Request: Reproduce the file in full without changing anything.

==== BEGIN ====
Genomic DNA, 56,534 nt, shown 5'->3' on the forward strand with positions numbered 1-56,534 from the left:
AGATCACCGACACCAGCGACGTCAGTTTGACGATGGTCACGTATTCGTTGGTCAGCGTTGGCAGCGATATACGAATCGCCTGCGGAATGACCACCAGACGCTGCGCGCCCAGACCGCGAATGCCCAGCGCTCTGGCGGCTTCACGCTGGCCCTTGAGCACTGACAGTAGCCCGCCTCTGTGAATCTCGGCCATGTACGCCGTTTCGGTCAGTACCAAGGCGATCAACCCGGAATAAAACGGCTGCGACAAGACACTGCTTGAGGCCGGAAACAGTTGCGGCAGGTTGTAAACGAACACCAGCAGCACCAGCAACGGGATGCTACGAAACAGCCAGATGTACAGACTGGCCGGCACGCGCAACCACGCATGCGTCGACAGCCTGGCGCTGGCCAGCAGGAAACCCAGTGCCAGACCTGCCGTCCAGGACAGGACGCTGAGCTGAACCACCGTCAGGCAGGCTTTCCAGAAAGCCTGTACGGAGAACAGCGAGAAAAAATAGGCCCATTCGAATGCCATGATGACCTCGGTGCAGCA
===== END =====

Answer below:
Genomic DNA, 56,534 nt, shown 5'->3' on the forward strand with positions numbered 1-56,534 from the left:
AGATCACCGACACCAGCGACGTCAGTTTGACGATGGTCACGTATTCGTTGGTCAGCGTTGGCAGCGATATACGAATCGCCTGCGGAATGACCACCAGACGCTGCGCGCCCAGACCGCGAATGCCCAGCGCTCTGGCGGCTTCACGCTGGCCCTTGAGCACTGACAGTAGCCCGCCTCTGTGAATCTCGGCCATGTACGCCGTTTCGGTCAGTACCAAGGCGATCAACCCGGAATAAAACGGCTGCGACAAGACACTGCTTGAGGCCGGAAACAGTTGCGGCAGGTTGTAAACGAACACCAGCAGCACCAGCAACGGGATGCTACGAAACAGCCAGATGTACAGACTGGCCGGCACGCGCAACCACGCATGCGTCGACAGCCTGGCGCTGGCCAGCAGGAAACCCAGTGCCAGACCTGCCGTCCAGGACAGGACGCTGAGCTGAACCACCGTCAGGCAGGCTTTCCAGAAAGCCTGTACGGAGAACAGCGAGAAAAAATAGGCCCATTCGAATGCCATGATGACCTCGGTGCAGCA